I know I’ve read somewhere that you and your grandfather love Bollywood films. How much does that affect you? How much does that affect your color grading when making this film?
Going all the way back to the 1960’s Aquaman comic book. And I really feel like I didn’t want to be, you know, embarrassed of that. I didn’t want to be shy of the unique and vibrancy of this world. So, if anything, I want to lean into it. You know, most people know me for my horror films and they think I’m a really dark and scary guy until they meet me and they’re like, “Oh, you’re nothing like that.” So, you know, just trying to bring my own personality into this world, as well. I wanted to create a design movie for the longest part, you know, world creation film. I’ve kind of done elements of that in the horror films that I’ve done, in the world that I’ve kind of created in that space. But in this one, for the first time, I have bigger tools to play with and so it really just allows me to, you know, be as imaginative as I can.
You know, I think, you know, the world of Atlantis should be magical. It should be vibrant and magical. That’s how we’ve always described the ocean. The ocean is a magical place, but it also can be scary at the same time. So, this film really allows me to kind of touch on those two different sorts of visual aesthetic.
Tell us a little bit about working with Jason.
The thing of Jason is most people know him as this really big, tough guy. And so, honestly, when I first met him, I had lunch with him. I was actually surprised at how funny and goofy the guy can be, and I got to really like that side. I thought he was really likable and very charming. And so I said to him, I go, “Dude, I’m going to write this. I’m going to bring more of you, your personality, into this character.”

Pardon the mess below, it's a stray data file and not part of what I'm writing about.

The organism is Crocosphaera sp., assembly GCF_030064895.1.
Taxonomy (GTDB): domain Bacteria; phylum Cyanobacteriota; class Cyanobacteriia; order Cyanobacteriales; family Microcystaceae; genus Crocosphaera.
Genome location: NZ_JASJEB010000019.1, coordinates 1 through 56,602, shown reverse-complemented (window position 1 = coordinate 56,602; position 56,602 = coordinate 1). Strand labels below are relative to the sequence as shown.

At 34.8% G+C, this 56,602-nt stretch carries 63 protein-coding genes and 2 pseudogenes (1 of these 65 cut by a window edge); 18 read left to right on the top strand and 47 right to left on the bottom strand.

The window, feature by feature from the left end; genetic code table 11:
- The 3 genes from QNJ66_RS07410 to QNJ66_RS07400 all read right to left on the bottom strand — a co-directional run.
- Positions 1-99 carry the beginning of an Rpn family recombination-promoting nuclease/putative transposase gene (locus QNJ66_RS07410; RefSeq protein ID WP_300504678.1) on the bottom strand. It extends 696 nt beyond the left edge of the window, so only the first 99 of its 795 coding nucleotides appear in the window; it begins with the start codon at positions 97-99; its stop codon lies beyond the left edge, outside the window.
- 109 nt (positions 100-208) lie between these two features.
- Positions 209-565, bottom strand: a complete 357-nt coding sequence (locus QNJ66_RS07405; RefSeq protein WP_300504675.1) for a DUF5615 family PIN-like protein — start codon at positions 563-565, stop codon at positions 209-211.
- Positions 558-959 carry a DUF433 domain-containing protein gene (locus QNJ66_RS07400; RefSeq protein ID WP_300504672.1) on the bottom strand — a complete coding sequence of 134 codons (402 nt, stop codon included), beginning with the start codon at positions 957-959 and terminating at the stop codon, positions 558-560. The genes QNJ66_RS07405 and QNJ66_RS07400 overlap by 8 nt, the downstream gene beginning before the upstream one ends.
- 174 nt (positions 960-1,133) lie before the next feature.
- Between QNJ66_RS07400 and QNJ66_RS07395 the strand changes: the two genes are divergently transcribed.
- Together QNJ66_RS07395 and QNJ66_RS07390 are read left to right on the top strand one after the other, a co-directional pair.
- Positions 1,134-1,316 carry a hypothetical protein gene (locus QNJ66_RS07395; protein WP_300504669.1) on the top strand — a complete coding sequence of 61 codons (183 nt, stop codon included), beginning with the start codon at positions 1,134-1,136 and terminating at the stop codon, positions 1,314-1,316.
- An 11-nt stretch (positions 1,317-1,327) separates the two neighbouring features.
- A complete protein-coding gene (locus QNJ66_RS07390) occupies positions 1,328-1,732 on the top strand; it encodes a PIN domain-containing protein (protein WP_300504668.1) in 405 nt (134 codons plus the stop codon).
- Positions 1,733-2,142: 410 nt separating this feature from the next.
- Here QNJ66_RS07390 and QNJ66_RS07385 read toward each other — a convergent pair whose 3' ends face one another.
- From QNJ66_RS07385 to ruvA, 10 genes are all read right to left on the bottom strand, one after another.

And so that’s what we did. We tried to play up to Jason’s strength, and let him kind of be free, be himself. And I think that’s one of the real fun things about his character, it is Jason Momoa in a lot of ways. And it’s been a real delight just to have the opportunity to potentially work with an upcoming movie star that could be as big as he is, so I’m super excited. I cannot wait for people to see what he’s capable of outside of Game of Thrones.
What I love about this fight scene are the colors that you added in there. The Atlanteans, they had colors to them, which is very different from the darker version of what the WB tends to do. Did you try to make sure that you had it as colorful as possible to reflect the ocean and the lightness of it?
I think a lot of the vibrancy really just stemmed from the comic book, which is very much with the plate of those palettes. I don’t think our perception of Atlantis is dreary or miserable. We wanted to think Atlantis is this magical place, and so using that as a leaping off point and then kind of branch off and create sort of interesting visuals that no one has kind of seen before.